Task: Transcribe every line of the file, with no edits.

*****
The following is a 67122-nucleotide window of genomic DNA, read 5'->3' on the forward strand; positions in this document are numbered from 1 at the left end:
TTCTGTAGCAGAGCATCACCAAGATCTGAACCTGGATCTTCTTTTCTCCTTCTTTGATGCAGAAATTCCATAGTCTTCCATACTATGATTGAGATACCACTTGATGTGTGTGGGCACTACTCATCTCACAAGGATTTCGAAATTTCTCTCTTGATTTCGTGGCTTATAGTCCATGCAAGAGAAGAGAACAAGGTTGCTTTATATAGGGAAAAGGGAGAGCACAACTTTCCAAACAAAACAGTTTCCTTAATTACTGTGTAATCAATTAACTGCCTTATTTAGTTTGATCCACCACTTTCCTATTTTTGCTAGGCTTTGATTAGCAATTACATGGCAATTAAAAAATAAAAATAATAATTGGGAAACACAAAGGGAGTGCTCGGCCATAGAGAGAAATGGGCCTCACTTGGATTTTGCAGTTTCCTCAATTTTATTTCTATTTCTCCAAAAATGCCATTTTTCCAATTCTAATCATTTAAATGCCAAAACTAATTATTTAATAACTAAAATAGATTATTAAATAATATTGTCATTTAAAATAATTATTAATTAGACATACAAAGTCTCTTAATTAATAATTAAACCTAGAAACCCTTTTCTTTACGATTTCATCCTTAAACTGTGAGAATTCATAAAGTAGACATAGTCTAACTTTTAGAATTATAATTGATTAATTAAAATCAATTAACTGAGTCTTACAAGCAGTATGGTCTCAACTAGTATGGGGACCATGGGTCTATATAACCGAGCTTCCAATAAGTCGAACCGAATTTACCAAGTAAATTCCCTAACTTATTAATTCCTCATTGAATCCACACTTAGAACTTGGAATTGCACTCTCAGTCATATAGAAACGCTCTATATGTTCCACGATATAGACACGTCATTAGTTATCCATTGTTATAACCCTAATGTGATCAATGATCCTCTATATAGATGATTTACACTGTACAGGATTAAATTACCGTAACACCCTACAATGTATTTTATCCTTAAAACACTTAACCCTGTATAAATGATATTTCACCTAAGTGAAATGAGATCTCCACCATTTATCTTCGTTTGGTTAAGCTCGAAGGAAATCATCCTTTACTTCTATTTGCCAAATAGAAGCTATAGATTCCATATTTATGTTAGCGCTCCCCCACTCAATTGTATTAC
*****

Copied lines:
The following is a 67122-nucleotide window of genomic DNA, read 5'->3' on the forward strand; positions in this document are numbered from 1 at the left end:
TTCTGTAGCAGAGCATCACCAAGATCTGAACCTGGATCTTCTTTTCTCCTTCTTTGATGCAGAAATTCCATAGTCTTCCATACTATGATTGAGATACCACTTGATGTGTGTGGGCACTACTCATCTCACAAGGATTTCGAAATTTCTCTCTTGATTTCGTGGCTTATAGTCCATGCAAGAGAAGAGAACAAGGTTGCTTTATATAGGGAAAAGGGAGAGCACAACTTTCCAAACAAAACAGTTTCCTTAATTACTGTGTAATCAATTAACTGCCTTATTTAGTTTGATCCACCACTTTCCTATTTTTGCTAGGCTTTGATTAGCAATTACATGGCAATTAAAAAATAAAAATAATAATTGGGAAACACAAAGGGAGTGCTCGGCCATAGAGAGAAATGGGCCTCACTTGGATTTTGCAGTTTCCTCAATTTTATTTCTATTTCTCCAAAAATGCCATTTTTCCAATTCTAATCATTTAAATGCCAAAACTAATTATTTAATAACTAAAATAGATTATTAAATAATATTGTCATTTAAAATAATTATTAATTAGACATACAAAGTCTCTTAATTAATAATTAAACCTAGAAACCCTTTTCTTTACGATTTCATCCTTAAACTGTGAGAATTCATAAAGTAGACATAGTCTAACTTTTAGAATTATAATTGATTAATTAAAATCAATTAACTGAGTCTTACAAGCAGTATGGTCTCAACTAGTATGGGGACCATGGGTCTATATAACCGAGCTTCCAATAAGTCGAACCGAATTTACCAAGTAAATTCCCTAACTTATTAATTCCTCATTGAATCCACACTTAGAACTTGGAATTGCACTCTCAGTCATATAGAAACGCTCTATATGTTCCACGATATAGACACGTCATTAGTTATCCATTGTTATAACCCTAATGTGATCAATGATCCTCTATATAGATGATTTACACTGTACAGGATTAAATTACCGTAACACCCTACAATGTATTTTATCCTTAAAACACTTAACCCTGTATAAATGATATTTCACCTAAGTGAAATGAGATCTCCACCATTTATCTTCGTTTGGTTAAGCTCGAAGGAAATCATCCTTTACTTCTATTTGCCAAATAGAAGCTATAGATTCCATATTTATGTTAGCGCTCCCCCACTCAATTGTATTAC